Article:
Inside the broad assessment of the region’s 11 nations, the contrast between the two tissue powerhouses of Indonesia and Vietnam is the headline story… a tale of two countries, two economies and two Covid-19 responses. 

Ian Bell, Euromonitor
Ian Bell, Euromonitor

The world market for retail tissue was particularly buoyant in 2020 following the Covid-19 pandemic, with consumers spending more time at home and looking to tissue as an agent of hygiene, and in some cases stockpiling.

That said, the tissue industry responded in broadly two tiers. Developed markets tended to see heightened growth, while developing and emerging markets saw overall growth slow but also, conversely, accelerate in some outlier examples, this was largely the result of specific local pandemic conditions and government intervention.

Southeast Asia in Focus

Southeast Asia (Brunei, Cambodia, Indonesia, Laos, Malaysia, East-Timor, Myanmar, the Philippines, Singapore, Thailand, and Vietnam) was emblematic of this mixed bag of growth in response to the pandemic. Value sales were $2.1bn in 2020 across the region but significantly, growth was half a percentage point up over 2019 levels at 9.5%. The big story in the region remains the contrasting performances of Indonesia and Vietnam, the regional tissue powerhouses, accounting for 65% of retail tissue expenditure in 2020.

Simply put, Indonesia’s Covid-19 experience saw the rate of value growth dip to 6.5% (down from an average CAGR of around 8%) while Vietnam was propelled in the opposite direction, as value growth surged to four percentage points to 19% in 2020. A tale of two countries, of two economies and two Covid-19 responses.


Indonesia accounts for 35% of value sales in the region and displayed a typical Covid-19 response, consumer changing lifestyles seeing an upturn in products like disposable wipes, an area in which consumers prioritised expenditure on products offering higher levels of hygiene/protection. The economic impact of Covid-19 is also a key consideration, meaning that consumers looked to cut expenditure and also consumption of non-essential items, to both cut overall outgoings and to free up expenditure for products offering hygienic protection, such as disposable wipes.

Indonesian consumers in this respect became more price-sensitive as an outcome of the pandemic, meaning that cut price brands overall performed better than the market average, but this – surprisingly – did not translate into a bonanza for private label products. The market share for private label remained stubbornly around the 5% mark, with local sources pointing to supply side issues as a factor in holding back sales.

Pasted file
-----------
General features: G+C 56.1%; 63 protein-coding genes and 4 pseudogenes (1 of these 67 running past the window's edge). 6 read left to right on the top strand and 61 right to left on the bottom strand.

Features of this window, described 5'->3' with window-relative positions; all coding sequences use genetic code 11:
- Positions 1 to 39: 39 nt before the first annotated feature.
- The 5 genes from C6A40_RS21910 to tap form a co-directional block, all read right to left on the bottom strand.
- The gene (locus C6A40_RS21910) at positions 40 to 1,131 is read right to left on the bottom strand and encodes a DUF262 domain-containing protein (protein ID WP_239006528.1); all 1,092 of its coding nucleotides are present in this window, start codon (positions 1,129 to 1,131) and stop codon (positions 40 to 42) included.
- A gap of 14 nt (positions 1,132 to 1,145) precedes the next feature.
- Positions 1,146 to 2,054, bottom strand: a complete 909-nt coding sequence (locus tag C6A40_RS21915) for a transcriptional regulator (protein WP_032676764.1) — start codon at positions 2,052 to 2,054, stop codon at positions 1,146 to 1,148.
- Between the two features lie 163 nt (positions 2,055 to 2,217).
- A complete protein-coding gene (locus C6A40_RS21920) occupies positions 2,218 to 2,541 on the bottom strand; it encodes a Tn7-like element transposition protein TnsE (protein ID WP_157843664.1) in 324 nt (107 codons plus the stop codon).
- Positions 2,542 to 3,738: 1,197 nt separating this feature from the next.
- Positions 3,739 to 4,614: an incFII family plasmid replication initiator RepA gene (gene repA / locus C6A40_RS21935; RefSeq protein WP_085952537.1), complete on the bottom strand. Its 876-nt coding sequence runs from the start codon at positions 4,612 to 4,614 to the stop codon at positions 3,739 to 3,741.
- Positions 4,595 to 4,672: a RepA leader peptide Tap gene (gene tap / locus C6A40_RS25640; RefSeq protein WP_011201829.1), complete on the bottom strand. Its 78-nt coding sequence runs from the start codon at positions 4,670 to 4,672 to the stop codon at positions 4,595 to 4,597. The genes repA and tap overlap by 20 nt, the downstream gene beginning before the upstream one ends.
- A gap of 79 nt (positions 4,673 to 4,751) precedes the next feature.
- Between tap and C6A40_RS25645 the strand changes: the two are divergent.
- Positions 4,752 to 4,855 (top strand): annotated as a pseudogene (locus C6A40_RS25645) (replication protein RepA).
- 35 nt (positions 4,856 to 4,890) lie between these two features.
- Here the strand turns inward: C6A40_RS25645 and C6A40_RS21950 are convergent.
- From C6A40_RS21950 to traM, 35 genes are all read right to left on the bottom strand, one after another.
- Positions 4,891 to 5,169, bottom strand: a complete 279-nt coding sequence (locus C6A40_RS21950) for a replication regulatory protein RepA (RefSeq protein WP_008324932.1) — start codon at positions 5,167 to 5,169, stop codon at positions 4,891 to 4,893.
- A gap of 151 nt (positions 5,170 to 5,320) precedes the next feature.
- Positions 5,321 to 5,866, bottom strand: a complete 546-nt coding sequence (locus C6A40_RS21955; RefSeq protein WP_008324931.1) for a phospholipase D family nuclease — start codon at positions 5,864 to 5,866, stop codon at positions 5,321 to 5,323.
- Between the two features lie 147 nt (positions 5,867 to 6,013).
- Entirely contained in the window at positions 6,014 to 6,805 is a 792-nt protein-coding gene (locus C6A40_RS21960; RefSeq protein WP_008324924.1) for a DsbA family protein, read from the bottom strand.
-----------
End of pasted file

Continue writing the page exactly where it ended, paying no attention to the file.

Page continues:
As with other markets, the pandemic clearly boosted online sales. Southeast Asia was not alone in this respect, and it is interesting to observe that retailers around the world largely approached the pandemic from a similar standpoint. In one sense a major disruption, affecting operations, customers, and supply chain; on the other, an opportunity to drive scale (and therefore profitability) on home delivery options. In 2020, 5.5% of retail tissue value came through e-commerce channels, a four-fold increase over levels reported in 2015.

Looking at forecasts, although 2021 will likely see value sales recover and by 2022 the market start to return to pre-pandemic sales levels, habit persistence – the idea that usage itself drives further usage – supported by economics and incomes will be the cornerstone of a return to more predictable year-on-year value gains across categories.


Vietnam accounted for 30% of value sales in the region in 2020 and over the last decade has exhibited nothing short of a stellar retail tissue growth trajectory. In 2020 tissue growth was positively affected by the pandemic which was closely linked to government response early on. Strict lockdowns at the beginning of the pandemic, while keeping infection rates low also encouraged increased expenditure on tissue products, including stockpiling, as consumers tried to avoid running out while retail channels and supply chains faced severe disruption.